Darkness descended well before we reached our destination so we were left wondering what lurked in the inky black that lay beyond our ribbon of road. We marveled at the sky with more stars than we can ever see in Salem. Soon we left the comfort of our cars behind and walked through the shadows to the trailhead. We felt encompassed by the velvety night as we started down the Anhinga Trail that looped just above the slough. Into the darkness we walked, one by one, alone and on our own, protected by the rails of the boardwalk, but open to the noises of the night. It was a solo-walk into the night, some of us striving to hear the Everglades speak to us, some of us more wary than others. Let snippets from our journals describe the lure of the glades we all felt.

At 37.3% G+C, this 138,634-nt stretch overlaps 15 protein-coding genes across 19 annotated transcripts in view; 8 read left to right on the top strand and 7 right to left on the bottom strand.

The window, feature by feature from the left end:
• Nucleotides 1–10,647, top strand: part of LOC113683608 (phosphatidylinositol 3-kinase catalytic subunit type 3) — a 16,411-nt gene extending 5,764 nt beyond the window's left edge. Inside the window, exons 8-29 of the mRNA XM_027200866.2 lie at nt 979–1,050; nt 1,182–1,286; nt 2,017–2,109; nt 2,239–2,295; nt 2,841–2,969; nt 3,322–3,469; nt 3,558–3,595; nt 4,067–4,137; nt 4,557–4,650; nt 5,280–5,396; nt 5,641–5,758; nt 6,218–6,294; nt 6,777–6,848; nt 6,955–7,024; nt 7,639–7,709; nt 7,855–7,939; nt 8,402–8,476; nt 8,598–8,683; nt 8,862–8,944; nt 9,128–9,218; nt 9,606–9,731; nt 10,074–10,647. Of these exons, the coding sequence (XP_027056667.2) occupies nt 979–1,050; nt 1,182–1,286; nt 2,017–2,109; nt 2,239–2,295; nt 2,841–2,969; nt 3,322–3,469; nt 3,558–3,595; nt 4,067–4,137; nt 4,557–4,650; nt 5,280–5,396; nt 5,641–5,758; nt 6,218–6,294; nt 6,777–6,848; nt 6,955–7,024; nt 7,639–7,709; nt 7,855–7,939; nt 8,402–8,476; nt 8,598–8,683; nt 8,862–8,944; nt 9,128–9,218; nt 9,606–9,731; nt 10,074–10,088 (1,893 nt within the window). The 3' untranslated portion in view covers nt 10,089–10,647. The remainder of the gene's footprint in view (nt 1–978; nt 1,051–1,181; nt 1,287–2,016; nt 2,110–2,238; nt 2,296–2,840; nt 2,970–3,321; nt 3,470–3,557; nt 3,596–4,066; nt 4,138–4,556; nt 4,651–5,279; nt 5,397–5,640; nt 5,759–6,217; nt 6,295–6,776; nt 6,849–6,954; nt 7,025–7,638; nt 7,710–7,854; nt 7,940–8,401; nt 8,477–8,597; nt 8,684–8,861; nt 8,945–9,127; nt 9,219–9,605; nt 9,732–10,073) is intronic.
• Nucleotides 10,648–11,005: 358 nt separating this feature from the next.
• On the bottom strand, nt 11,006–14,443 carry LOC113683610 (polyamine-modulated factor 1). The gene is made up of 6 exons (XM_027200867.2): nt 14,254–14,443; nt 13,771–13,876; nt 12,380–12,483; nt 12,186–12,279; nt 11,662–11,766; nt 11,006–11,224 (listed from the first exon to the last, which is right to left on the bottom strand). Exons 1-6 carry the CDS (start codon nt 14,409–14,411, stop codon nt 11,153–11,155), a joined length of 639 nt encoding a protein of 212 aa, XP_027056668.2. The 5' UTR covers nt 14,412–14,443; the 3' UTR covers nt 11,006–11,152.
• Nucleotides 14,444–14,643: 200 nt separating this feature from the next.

Emma: I stand looking out at the still water, unable to fully comprehend what I’m seeing. It’s eerie, being here by myself, in this slough devoid of human touch. I never knew how loud the night could be until now. It’s an orchestra of birds and insects; everyone has a place in the choir. I can hear the balance of nature around me, and though it’s loud, it’s also quiet and tranquil.
Quentin: Standing in the moonlight, I looked out at the shimmering waters of the Everglades. I closed my eyes and listened to the symphonic cacophony of the night animals. My nose was flooded with the scent of brackish water and flowering plants. The Everglades delighted all my senses.